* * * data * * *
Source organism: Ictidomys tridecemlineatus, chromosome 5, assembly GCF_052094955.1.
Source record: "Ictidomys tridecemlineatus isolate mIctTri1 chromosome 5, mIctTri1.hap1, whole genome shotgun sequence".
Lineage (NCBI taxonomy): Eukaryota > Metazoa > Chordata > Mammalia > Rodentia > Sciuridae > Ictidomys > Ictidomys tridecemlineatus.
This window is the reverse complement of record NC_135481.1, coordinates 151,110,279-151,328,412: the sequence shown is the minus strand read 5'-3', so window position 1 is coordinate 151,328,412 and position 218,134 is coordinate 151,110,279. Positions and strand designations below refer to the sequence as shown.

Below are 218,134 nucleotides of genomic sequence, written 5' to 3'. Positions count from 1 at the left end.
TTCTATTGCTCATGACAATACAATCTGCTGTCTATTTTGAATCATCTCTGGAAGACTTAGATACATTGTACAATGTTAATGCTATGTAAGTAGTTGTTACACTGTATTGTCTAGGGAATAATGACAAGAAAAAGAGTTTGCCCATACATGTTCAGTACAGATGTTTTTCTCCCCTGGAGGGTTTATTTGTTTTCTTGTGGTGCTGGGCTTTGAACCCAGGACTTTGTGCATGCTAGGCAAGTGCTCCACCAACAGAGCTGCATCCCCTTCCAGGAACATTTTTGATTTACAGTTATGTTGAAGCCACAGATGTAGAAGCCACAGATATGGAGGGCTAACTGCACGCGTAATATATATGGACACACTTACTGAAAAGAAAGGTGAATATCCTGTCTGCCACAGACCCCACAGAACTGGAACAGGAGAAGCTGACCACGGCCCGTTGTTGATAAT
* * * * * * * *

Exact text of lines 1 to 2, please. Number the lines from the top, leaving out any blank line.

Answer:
Source organism: Ictidomys tridecemlineatus, chromosome 5, assembly GCF_052094955.1.
Source record: "Ictidomys tridecemlineatus isolate mIctTri1 chromosome 5, mIctTri1.hap1, whole genome shotgun sequence".